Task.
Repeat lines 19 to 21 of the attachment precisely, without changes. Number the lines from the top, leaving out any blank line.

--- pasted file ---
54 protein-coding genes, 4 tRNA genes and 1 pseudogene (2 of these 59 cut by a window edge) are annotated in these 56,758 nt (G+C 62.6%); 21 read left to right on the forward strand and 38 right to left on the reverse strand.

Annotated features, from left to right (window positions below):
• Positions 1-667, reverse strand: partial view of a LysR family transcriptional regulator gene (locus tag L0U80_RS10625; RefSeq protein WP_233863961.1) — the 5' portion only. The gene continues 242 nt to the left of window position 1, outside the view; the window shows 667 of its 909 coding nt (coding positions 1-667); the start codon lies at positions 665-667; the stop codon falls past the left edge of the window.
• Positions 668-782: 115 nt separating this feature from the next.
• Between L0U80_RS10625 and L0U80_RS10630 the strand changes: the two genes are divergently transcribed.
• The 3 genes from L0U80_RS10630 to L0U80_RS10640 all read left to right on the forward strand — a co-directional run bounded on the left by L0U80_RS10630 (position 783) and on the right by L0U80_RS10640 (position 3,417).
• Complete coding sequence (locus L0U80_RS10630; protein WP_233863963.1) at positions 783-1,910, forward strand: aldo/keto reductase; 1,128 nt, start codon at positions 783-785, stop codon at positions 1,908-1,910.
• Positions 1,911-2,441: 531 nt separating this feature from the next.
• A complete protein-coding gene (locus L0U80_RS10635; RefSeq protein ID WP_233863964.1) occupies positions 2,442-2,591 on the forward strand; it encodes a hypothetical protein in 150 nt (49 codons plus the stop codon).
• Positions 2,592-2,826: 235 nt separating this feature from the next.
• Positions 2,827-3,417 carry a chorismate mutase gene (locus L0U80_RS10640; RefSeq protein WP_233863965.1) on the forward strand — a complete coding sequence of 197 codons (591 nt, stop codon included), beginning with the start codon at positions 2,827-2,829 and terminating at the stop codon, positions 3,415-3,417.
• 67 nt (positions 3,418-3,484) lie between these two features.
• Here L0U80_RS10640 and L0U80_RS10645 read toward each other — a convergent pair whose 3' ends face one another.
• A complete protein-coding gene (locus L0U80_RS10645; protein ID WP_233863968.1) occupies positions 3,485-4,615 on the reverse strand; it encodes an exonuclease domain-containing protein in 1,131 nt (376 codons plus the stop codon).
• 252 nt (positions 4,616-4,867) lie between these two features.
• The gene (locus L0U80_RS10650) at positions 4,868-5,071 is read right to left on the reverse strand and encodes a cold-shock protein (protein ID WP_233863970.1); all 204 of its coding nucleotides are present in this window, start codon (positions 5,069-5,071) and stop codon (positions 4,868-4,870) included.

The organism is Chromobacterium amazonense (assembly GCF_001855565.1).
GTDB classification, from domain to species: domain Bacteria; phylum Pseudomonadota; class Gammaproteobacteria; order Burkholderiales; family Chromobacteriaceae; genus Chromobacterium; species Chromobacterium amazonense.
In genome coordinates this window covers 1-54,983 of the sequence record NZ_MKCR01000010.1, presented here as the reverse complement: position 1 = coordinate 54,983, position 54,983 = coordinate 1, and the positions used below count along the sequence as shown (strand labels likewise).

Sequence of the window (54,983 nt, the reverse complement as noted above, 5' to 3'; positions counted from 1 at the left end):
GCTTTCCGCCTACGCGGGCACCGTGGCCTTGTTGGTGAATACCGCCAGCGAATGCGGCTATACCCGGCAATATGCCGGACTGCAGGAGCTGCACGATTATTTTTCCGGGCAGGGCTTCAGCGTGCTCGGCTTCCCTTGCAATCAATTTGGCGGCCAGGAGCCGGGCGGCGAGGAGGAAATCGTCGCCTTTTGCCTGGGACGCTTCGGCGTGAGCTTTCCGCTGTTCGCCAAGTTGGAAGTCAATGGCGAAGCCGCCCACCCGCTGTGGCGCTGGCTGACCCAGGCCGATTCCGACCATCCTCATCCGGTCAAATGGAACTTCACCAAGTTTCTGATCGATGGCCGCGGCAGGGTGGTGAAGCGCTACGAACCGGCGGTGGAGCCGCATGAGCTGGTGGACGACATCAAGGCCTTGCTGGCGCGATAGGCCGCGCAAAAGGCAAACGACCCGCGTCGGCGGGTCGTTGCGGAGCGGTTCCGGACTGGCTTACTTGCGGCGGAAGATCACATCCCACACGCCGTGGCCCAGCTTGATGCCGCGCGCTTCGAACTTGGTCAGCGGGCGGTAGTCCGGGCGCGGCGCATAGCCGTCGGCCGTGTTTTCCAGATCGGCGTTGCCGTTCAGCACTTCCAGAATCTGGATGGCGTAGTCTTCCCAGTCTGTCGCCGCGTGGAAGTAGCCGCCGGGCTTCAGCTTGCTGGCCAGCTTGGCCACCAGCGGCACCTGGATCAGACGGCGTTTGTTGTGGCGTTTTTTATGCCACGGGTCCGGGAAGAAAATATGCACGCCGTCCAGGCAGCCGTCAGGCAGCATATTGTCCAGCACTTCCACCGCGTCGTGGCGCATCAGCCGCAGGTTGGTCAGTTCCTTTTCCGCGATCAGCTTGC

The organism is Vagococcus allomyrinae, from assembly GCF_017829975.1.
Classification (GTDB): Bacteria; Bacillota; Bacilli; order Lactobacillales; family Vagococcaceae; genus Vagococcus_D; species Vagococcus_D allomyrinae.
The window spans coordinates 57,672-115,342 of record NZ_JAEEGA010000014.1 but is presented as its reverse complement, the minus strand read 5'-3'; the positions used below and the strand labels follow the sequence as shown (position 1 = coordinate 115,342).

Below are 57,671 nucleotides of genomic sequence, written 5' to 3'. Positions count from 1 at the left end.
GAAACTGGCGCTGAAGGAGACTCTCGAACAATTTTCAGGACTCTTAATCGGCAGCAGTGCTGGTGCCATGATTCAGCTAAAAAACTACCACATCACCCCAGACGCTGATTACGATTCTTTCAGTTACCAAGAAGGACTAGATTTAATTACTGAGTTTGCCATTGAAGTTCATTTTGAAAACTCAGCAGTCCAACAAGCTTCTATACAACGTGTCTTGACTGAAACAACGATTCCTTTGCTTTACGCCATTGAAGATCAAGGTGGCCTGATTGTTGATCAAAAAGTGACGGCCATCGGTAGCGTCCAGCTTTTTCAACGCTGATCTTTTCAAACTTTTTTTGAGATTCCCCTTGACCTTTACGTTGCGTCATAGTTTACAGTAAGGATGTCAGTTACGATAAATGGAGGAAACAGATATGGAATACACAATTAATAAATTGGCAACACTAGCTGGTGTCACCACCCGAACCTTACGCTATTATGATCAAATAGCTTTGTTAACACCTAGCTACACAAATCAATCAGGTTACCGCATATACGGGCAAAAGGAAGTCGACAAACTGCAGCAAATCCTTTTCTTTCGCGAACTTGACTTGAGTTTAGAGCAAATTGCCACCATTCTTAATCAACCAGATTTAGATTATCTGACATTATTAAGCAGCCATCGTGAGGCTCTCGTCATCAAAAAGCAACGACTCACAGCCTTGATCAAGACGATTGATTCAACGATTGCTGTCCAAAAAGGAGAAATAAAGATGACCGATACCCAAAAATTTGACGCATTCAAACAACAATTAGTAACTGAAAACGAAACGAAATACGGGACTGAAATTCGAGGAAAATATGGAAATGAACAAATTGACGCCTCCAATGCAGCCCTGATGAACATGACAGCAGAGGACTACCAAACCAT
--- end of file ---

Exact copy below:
In genome coordinates this window covers 1-54,983 of the sequence record NZ_MKCR01000010.1, presented here as the reverse complement: position 1 = coordinate 54,983, position 54,983 = coordinate 1, and the positions used below count along the sequence as shown (strand labels likewise).

Sequence of the window (54,983 nt, the reverse complement as noted above, 5' to 3'; positions counted from 1 at the left end):
GCTTTCCGCCTACGCGGGCACCGTGGCCTTGTTGGTGAATACCGCCAGCGAATGCGGCTATACCCGGCAATATGCCGGACTGCAGGAGCTGCACGATTATTTTTCCGGGCAGGGCTTCAGCGTGCTCGGCTTCCCTTGCAATCAATTTGGCGGCCAGGAGCCGGGCGGCGAGGAGGAAATCGTCGCCTTTTGCCTGGGACGCTTCGGCGTGAGCTTTCCGCTGTTCGCCAAGTTGGAAGTCAATGGCGAAGCCGCCCACCCGCTGTGGCGCTGGCTGACCCAGGCCGATTCCGACCATCCTCATCCGGTCAAATGGAACTTCACCAAGTTTCTGATCGATGGCCGCGGCAGGGTGGTGAAGCGCTACGAACCGGCGGTGGAGCCGCATGAGCTGGTGGACGACATCAAGGCCTTGCTGGCGCGATAGGCCGCGCAAAAGGCAAACGACCCGCGTCGGCGGGTCGTTGCGGAGCGGTTCCGGACTGGCTTACTTGCGGCGGAAGATCACATCCCACACGCCGTGGCCCAGCTTGATGCCGCGCGCTTCGAACTTGGTCAGCGGGCGGTAGTCCGGGCGCGGCGCATAGCCGTCGGCCGTGTTTTCCAGATCGGCGTTGCCGTTCAGCACTTCCAGAATCTGGATGGCGTAGTCTTCCCAGTCTGTCGCCGCGTGGAAGTAGCCGCCGGGCTTCAGCTTGCTGGCCAGCTTGGCCACCAGCGGCACCTGGATCAGACGGCGTTTGTTGTGGCGTTTTTTATGCCACGGGTCCGGGAAGAAAATATGCACGCCGTCCAGGCAGCCGTCAGGCAGCATATTGTCCAGCACTTCCACCGCGTCGTGGCGCATCAGCCGCAGGTTGGTCAGTTCCTTTTCCGCGATCAGCTTGC